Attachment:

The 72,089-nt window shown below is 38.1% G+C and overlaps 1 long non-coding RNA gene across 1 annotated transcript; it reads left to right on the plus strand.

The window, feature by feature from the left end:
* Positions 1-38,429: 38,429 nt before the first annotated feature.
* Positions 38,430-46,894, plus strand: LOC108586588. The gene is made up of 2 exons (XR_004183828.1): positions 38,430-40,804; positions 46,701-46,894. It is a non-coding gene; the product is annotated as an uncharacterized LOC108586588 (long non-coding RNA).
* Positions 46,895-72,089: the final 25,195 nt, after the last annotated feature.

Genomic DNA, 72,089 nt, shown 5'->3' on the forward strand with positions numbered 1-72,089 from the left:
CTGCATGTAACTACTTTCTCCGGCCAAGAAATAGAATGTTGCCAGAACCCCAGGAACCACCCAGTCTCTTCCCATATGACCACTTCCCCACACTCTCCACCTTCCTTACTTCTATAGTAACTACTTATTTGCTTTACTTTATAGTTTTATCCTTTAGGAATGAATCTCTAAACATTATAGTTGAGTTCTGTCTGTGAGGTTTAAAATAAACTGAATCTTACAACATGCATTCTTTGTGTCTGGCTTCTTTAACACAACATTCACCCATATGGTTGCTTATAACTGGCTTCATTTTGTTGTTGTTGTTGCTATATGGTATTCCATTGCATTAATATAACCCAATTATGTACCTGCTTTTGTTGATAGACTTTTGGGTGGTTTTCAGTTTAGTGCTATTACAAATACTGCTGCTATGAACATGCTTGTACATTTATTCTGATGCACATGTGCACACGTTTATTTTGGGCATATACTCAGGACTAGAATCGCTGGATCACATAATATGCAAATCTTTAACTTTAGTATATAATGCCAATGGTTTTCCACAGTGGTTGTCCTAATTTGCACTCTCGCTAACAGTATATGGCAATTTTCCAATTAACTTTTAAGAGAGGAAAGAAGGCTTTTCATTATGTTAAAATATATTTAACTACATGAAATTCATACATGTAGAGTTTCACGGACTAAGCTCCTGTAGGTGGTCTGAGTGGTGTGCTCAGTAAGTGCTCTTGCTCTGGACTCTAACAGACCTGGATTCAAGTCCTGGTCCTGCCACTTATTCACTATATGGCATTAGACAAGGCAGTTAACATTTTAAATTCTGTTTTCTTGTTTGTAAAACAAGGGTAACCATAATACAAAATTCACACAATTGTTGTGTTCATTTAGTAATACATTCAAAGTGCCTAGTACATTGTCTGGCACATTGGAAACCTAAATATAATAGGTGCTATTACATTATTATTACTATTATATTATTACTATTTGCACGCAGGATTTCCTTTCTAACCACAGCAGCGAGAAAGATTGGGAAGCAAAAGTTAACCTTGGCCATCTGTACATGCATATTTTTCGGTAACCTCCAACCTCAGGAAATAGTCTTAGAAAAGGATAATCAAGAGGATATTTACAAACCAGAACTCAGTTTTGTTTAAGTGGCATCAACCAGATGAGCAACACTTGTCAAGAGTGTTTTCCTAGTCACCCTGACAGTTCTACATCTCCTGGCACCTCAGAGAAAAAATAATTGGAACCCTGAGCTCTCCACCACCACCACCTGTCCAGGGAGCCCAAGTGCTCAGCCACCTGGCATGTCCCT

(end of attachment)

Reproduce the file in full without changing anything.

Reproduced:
The 72,089-nt window shown below is 38.1% G+C and overlaps 1 long non-coding RNA gene across 1 annotated transcript; it reads left to right on the plus strand.

The window, feature by feature from the left end:
* Positions 1-38,429: 38,429 nt before the first annotated feature.
* Positions 38,430-46,894, plus strand: LOC108586588. The gene is made up of 2 exons (XR_004183828.1): positions 38,430-40,804; positions 46,701-46,894. It is a non-coding gene; the product is annotated as an uncharacterized LOC108586588 (long non-coding RNA).
* Positions 46,895-72,089: the final 25,195 nt, after the last annotated feature.

Genomic DNA, 72,089 nt, shown 5'->3' on the forward strand with positions numbered 1-72,089 from the left:
CTGCATGTAACTACTTTCTCCGGCCAAGAAATAGAATGTTGCCAGAACCCCAGGAACCACCCAGTCTCTTCCCATATGACCACTTCCCCACACTCTCCACCTTCCTTACTTCTATAGTAACTACTTATTTGCTTTACTTTATAGTTTTATCCTTTAGGAATGAATCTCTAAACATTATAGTTGAGTTCTGTCTGTGAGGTTTAAAATAAACTGAATCTTACAACATGCATTCTTTGTGTCTGGCTTCTTTAACACAACATTCACCCATATGGTTGCTTATAACTGGCTTCATTTTGTTGTTGTTGTTGCTATATGGTATTCCATTGCATTAATATAACCCAATTATGTACCTGCTTTTGTTGATAGACTTTTGGGTGGTTTTCAGTTTAGTGCTATTACAAATACTGCTGCTATGAACATGCTTGTACATTTATTCTGATGCACATGTGCACACGTTTATTTTGGGCATATACTCAGGACTAGAATCGCTGGATCACATAATATGCAAATCTTTAACTTTAGTATATAATGCCAATGGTTTTCCACAGTGGTTGTCCTAATTTGCACTCTCGCTAACAGTATATGGCAATTTTCCAATTAACTTTTAAGAGAGGAAAGAAGGCTTTTCATTATGTTAAAATATATTTAACTACATGAAATTCATACATGTAGAGTTTCACGGACTAAGCTCCTGTAGGTGGTCTGAGTGGTGTGCTCAGTAAGTGCTCTTGCTCTGGACTCTAACAGACCTGGATTCAAGTCCTGGTCCTGCCACTTATTCACTATATGGCATTAGACAAGGCAGTTAACATTTTAAATTCTGTTTTCTTGTTTGTAAAACAAGGGTAACCATAATACAAAATTCACACAATTGTTGTGTTCATTTAGTAATACATTCAAAGTGCCTAGTACATTGTCTGGCACATTGGAAACCTAAATATAATAGGTGCTATTACATTATTATTACTATTATATTATTACTATTTGCACGCAGGATTTCCTTTCTAACCACAGCAGCGAGAAAGATTGGGAAGCAAAAGTTAACCTTGGCCATCTGTACATGCATATTTTTCGGTAACCTCCAACCTCAGGAAATAGTCTTAGAAAAGGATAATCAAGAGGATATTTACAAACCAGAACTCAGTTTTGTTTAAGTGGCATCAACCAGATGAGCAACACTTGTCAAGAGTGTTTTCCTAGTCACCCTGACAGTTCTACATCTCCTGGCACCTCAGAGAAAAAATAATTGGAACCCTGAGCTCTCCACCACCACCACCTGTCCAGGGAGCCCAAGTGCTCAGCCACCTGGCATGTCCCT